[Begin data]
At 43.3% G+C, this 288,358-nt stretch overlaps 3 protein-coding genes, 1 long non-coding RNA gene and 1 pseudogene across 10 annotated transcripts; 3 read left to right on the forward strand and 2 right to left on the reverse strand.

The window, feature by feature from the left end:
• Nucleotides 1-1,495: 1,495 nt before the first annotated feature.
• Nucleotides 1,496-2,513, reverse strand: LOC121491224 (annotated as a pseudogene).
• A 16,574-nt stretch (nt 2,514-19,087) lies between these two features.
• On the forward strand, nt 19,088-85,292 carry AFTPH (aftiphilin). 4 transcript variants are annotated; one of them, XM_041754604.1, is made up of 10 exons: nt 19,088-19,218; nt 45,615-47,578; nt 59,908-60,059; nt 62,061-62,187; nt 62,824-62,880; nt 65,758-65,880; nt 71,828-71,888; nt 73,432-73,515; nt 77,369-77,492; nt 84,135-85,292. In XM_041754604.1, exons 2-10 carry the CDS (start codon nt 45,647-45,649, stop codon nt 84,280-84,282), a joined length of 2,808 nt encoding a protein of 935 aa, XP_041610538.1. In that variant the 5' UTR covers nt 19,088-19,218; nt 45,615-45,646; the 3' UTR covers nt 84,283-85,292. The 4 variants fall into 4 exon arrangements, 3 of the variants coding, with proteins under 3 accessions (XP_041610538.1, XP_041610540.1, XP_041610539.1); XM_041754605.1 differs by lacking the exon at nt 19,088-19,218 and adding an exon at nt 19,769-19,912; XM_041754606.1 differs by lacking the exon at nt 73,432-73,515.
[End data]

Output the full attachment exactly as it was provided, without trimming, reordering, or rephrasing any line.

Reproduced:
At 43.3% G+C, this 288,358-nt stretch overlaps 3 protein-coding genes, 1 long non-coding RNA gene and 1 pseudogene across 10 annotated transcripts; 3 read left to right on the forward strand and 2 right to left on the reverse strand.

The window, feature by feature from the left end:
• Nucleotides 1-1,495: 1,495 nt before the first annotated feature.
• Nucleotides 1,496-2,513, reverse strand: LOC121491224 (annotated as a pseudogene).
• A 16,574-nt stretch (nt 2,514-19,087) lies between these two features.
• On the forward strand, nt 19,088-85,292 carry AFTPH (aftiphilin). 4 transcript variants are annotated; one of them, XM_041754604.1, is made up of 10 exons: nt 19,088-19,218; nt 45,615-47,578; nt 59,908-60,059; nt 62,061-62,187; nt 62,824-62,880; nt 65,758-65,880; nt 71,828-71,888; nt 73,432-73,515; nt 77,369-77,492; nt 84,135-85,292. In XM_041754604.1, exons 2-10 carry the CDS (start codon nt 45,647-45,649, stop codon nt 84,280-84,282), a joined length of 2,808 nt encoding a protein of 935 aa, XP_041610538.1. In that variant the 5' UTR covers nt 19,088-19,218; nt 45,615-45,646; the 3' UTR covers nt 84,283-85,292. The 4 variants fall into 4 exon arrangements, 3 of the variants coding, with proteins under 3 accessions (XP_041610538.1, XP_041610540.1, XP_041610539.1); XM_041754605.1 differs by lacking the exon at nt 19,088-19,218 and adding an exon at nt 19,769-19,912; XM_041754606.1 differs by lacking the exon at nt 73,432-73,515.